I really appreciate the "lesson" above wich shows the great character you have. A big big THANK YOU.
27 Jan 2011
I've got ideas about what I'd like to do but have no skills on working with your excel file.
One of them would be making a list with 2011 songs (1011 more than you show) representing the actual year.
Would you please teach me how to do it?
Another thought: Would it be possible for you to do a month song table?
For example: a list of 30 songs that did good in january in all years. 30 songs = 30 days :)
Every now and then I visit you to appreciate your great work.
Thank you guys!
The CSV file allows you to try all kinds of different orders.
Let us do some examples using Excel 2007 (you'll be able to do similar things with any good spreadsheet program). The explination below assumes that you really are a complete novice in using Excel, if you find them a bit too simplistic we apologise.
First to list the 2011 top songs just select the "Sort" function under the "Data" tab. This will give you a "Sort" dialog. Make sure that the "My data has headers" toggle is ticked. Sort by "type" ("Z to A"), then by "score" ("Largest to Smallest"), then by "artist" ("A to Z"). The "Add Levels" button lets you insert the additional criteria.
That should give you all the songs in order, the first 1000 will already be numbered for you in the song position column (song_pos).
Suppose that instead of sorting all the songs we want the 1000 highest scoring songs for the period from 1975 to 1995. We can do this by inserting a new column. Click with the right mouse button on the "F" just above the column heading that says "song_pos", select "Insert" from the menu that comes up. That gives us a new blank column. In the top cell put the string "in_period". Click on the second cell then in the text entry area at the top (next to where it says "fx") enter the text '=IF(D2<1975,"",IF(D2>1995,"","yes"))'. Now click on that cell and press <Ctrl>-C. Click on the F3 cell scroll to the bottom of the sheet and hold the <Shift> key down while clicking on the F64355 cell, that should highlight a column of cells, finally paste with <Ctrl>-V.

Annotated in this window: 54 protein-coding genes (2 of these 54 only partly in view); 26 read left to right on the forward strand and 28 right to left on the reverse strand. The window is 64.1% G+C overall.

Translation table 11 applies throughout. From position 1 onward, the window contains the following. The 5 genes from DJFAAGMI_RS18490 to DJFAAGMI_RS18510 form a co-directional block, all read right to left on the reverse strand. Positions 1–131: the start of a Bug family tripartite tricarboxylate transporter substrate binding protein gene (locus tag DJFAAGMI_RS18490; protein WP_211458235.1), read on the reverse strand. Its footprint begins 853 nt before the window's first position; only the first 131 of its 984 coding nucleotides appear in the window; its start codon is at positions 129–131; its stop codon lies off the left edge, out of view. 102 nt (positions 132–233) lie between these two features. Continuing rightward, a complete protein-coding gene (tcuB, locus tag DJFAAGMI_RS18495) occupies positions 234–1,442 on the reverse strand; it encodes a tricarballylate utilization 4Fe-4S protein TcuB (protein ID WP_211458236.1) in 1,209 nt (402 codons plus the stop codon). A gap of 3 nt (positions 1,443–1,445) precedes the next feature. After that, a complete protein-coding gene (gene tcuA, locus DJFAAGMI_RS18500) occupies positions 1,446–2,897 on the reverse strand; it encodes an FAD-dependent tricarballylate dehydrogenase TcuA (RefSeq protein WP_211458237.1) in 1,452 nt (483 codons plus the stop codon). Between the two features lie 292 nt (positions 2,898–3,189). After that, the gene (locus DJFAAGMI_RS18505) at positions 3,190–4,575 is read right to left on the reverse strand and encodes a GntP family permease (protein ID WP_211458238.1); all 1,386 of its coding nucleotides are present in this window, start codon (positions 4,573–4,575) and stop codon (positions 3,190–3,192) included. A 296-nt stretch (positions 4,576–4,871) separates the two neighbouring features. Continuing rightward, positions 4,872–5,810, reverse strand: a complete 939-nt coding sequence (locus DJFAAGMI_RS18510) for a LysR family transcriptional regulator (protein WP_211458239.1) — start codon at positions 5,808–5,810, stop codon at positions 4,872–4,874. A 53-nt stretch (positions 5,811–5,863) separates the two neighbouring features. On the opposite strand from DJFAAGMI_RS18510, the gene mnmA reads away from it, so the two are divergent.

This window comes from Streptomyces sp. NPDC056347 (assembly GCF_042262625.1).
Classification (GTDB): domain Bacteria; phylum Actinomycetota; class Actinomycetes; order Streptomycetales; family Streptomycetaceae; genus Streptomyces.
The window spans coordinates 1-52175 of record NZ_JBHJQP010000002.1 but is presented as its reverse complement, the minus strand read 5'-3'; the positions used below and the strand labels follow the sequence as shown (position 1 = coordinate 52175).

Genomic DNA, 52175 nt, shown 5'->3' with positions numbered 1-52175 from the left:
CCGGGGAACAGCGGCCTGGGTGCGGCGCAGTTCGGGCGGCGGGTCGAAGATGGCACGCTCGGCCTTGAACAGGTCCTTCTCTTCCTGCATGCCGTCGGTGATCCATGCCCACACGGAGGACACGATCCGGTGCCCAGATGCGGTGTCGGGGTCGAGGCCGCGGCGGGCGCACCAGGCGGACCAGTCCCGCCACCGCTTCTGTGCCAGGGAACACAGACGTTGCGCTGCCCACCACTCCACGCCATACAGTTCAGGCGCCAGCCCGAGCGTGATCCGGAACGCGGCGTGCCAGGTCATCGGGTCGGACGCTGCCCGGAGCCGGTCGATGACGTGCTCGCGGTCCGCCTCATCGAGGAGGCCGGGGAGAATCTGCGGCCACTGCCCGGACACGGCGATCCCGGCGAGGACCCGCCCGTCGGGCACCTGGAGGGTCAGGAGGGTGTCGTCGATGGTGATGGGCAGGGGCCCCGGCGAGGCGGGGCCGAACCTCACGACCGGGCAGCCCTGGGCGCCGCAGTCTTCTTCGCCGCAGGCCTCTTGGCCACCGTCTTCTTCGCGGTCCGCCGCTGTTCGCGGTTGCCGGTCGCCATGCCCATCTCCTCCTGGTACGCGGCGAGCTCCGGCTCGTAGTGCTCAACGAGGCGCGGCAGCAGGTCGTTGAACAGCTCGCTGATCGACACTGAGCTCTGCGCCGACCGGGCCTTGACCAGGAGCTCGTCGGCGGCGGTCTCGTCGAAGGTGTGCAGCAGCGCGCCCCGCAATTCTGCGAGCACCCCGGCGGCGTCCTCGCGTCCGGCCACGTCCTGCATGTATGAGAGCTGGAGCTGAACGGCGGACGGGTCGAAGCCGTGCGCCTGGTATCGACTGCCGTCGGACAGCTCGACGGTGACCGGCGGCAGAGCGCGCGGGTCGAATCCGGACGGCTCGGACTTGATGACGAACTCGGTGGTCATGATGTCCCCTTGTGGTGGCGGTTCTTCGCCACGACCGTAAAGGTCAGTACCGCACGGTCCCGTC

Now if we go to "Data"->"Sort" again, add "in_period" as an extra sort criteria (use the blue arrow to make it the top one). We have an ordered list of the songs from 1975-1995.
How about if we want to adjust the scores? For example lets find the most outstanding albums of each year. First we have to decide what the term "outstanding" means, we have a varying number of charts for each year, so the scores are biased towards years with lots of charts. So lets adjust the scores by dividing them by the average score of the 10th to 20th positions in each year.
So if we sort by "type" (A to Z), then "year", then "ayear_pos" (Smallest to Largest). Now insert two columns to the left of "song_pos". One we'll call "sum10to20", the other "factor". In the first column (cell G2) insert the formula "=IF(OR(D2<>D3,N2>20),0,IF(N2<10,G3,G3+E2))" (where D is the "year", and N is the "ayear_pos"). Copy that to the rest of the cells in that column. In the H2 cell insert the formula "=IF(D2=D1,H1,G2/10)". Now all the cells with the same album year should have the same factor in them. Now select column H by clicking on the button, all the cells should be highlit with a solid border. Copy these cells with <Ctrl>-C and on the "Home" tab select the pulldown menu under "Paste" in that menu pick "Paste Values". Now we can shuffle the cells and the values in column H won't change. Change column G's name to "adj_score" and in cell G2 insert the formula "=IF(H2=0,0,E2/H2)" and copy it to the rest of the column. Finally sort by "adj_score" (Largest to Smallest).